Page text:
We're delighted to have collaborated on this piece with Pierre Landy, executive mentor to legal leaders and ex-GC at Yahoo, Ledger, and The Walt Disney Company. To learn more about Pierre, check out his Legal Spotlight here.
Let’s talk about the power of the Force! What do I mean by this? Our strengths, of course! This is the first thing I work on with each new mentee (I like to think of myself as a bit of a Jedi Master…).
Let’s start at the very beginning (it’s a very good place to start…🙂).
There are two types of leadership. Firstly, there is 21st-century leadership and then there is 20th-century leadership. In the 20th century, management was very much a top-down approach. Managers would create development plans on everything that was wrong in their teams (including what was ‘wrong’ with their team members!). Back then, managers would instruct their teams, without flexibility, on how everything should be done.
In the 21st century, thankfully, we have moved from managers to leaders - flipping the 20th-century approach on its head! Now, people are recruited based on their strengths and what they can bring to a role. With those foundations, it’s up to the leader to show their team the mountain they need to climb, giving them a goal to aspire to. Above all, leaders now let their team decide how they will reach this goal.
That said, to tackle said mountain, it is essential to know and understand your strengths. It’s a bit like being given a whole bunch of tools (say, an ice axe, a pickaxe, ropes, and a lightsaber). Which ones should you choose to reach the top? Understanding this is essential to identify how you will climb that mountain.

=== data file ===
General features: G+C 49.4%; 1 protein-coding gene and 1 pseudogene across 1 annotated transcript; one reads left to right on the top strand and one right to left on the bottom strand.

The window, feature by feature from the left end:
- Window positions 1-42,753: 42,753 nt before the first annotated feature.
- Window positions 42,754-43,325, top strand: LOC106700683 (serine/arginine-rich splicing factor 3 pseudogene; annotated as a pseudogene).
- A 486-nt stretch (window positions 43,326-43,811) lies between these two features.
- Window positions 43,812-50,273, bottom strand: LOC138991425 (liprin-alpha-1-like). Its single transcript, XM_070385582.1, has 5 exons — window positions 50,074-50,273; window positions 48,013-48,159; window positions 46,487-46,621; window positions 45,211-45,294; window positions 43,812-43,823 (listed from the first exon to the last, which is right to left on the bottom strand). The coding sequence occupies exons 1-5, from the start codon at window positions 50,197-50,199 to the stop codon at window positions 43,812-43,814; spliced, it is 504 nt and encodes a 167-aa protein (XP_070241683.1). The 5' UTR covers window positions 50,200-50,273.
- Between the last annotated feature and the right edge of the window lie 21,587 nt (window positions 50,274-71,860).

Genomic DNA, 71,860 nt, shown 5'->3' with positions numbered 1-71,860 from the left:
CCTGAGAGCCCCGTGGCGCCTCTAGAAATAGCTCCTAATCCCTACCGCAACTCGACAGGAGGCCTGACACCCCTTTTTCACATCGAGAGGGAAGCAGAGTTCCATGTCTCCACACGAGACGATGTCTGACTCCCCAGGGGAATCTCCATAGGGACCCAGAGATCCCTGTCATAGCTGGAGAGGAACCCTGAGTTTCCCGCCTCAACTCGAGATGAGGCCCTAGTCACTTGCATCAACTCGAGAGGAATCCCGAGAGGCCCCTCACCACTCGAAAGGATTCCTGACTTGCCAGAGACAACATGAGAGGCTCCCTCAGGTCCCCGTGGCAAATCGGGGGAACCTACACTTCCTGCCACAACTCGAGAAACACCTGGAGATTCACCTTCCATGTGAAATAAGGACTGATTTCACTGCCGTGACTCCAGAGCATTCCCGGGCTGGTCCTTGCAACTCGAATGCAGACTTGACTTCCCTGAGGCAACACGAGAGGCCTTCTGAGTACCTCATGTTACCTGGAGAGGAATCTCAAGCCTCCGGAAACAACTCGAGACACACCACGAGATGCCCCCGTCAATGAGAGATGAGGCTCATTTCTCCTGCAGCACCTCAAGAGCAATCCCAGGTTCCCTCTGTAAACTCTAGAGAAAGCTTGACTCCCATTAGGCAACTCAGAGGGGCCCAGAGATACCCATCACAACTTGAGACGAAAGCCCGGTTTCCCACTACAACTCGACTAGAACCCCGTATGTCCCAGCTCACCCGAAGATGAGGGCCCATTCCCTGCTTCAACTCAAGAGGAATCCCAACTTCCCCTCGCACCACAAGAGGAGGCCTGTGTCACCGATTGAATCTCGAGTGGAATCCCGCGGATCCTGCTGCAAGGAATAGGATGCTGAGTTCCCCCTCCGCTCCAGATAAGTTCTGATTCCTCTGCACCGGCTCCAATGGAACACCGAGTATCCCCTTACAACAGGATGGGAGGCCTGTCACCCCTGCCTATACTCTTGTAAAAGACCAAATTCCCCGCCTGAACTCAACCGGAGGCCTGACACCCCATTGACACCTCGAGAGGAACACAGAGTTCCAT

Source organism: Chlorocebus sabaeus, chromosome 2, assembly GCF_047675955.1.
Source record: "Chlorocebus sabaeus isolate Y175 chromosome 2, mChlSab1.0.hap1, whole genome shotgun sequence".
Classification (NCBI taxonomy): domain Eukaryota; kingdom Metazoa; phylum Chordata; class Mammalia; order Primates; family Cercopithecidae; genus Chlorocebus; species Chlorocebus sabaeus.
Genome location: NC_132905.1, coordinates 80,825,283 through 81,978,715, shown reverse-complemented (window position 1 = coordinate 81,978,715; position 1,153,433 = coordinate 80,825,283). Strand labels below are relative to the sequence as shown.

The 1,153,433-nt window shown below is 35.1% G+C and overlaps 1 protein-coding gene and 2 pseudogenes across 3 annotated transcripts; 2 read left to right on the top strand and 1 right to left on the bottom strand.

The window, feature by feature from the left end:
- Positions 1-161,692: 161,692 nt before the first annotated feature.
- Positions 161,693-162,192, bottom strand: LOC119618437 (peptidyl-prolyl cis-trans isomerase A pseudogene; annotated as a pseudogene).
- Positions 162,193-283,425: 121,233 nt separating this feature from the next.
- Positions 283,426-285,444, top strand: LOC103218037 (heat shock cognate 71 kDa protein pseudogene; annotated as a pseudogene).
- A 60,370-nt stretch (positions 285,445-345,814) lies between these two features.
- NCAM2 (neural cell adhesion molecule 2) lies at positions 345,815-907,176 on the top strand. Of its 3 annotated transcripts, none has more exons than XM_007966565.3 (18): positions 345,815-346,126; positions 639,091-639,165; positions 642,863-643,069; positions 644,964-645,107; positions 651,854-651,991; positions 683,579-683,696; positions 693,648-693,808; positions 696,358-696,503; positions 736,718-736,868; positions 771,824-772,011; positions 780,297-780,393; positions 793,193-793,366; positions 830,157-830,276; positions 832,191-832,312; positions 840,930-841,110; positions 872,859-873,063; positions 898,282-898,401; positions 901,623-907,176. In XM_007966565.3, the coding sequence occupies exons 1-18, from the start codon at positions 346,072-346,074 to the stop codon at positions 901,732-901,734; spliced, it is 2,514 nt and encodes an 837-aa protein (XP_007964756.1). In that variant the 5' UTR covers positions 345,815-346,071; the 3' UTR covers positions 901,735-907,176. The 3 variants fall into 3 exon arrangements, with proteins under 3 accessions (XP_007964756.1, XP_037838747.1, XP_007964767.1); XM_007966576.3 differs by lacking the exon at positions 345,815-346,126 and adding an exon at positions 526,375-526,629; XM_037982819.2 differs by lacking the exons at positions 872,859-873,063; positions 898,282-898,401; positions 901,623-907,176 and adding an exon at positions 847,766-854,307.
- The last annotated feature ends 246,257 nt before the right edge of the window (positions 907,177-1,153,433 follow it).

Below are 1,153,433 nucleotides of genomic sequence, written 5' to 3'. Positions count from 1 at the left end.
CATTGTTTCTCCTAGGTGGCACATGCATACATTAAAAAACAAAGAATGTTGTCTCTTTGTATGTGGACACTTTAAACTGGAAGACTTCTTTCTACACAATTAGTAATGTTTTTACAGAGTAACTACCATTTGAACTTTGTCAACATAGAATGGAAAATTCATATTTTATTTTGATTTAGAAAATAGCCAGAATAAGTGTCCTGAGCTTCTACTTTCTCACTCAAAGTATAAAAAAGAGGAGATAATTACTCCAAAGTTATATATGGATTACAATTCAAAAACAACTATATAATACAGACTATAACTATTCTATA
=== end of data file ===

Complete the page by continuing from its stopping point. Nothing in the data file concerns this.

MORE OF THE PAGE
I suggest you start by asking yourself the following questions.
First things first. What you need to understand is that you can’t change your strengths. An executive mentor that I used to work with said, “a rose can grow to be a better rose, but it shall never be a daffodil”. You have to be who you are and not waste your energy trying to become someone else. Your goal should be a better version of yourself.
Let’s be clear. I’m not giving you permission to ignore your flaws or weaknesses. On the contrary, you should absolutely know them. You simply need to know how to manage them, rather than correct them. So, while we should focus on our strengths, we should still give due attention to managing our weaker abilities.
For example, it is good practice to surround yourself with people who are better than you in your weaker areas. Doing so allows you to better focus on what you are great at (win-win!). Let’s not forget that it’s completely fine to hire leaders with areas of expertise that are more senior to yourself if they’re going to deliver better than you can.
Your job as a leader is certainly not to be the expert in all things (that would be impossible!). Your job as a leader is to focus on growing tomorrow’s business while your team handles today’s. Having experts in place (in the areas where you’re not as comfortable) is, therefore, an effective strategy to achieve this.
Now, I appreciate that hiring those who are ‘better’ than you in certain areas may make you feel a little inadequate at first - after all, it’s not how we’ve been programmed to think! Remember when you were a high school student and you brought your report card back to your parents and they discovered you were ‘underperforming’ in some subjects. What was their response? Likely “Let’s give Pierre more calculus tutoring!”, right?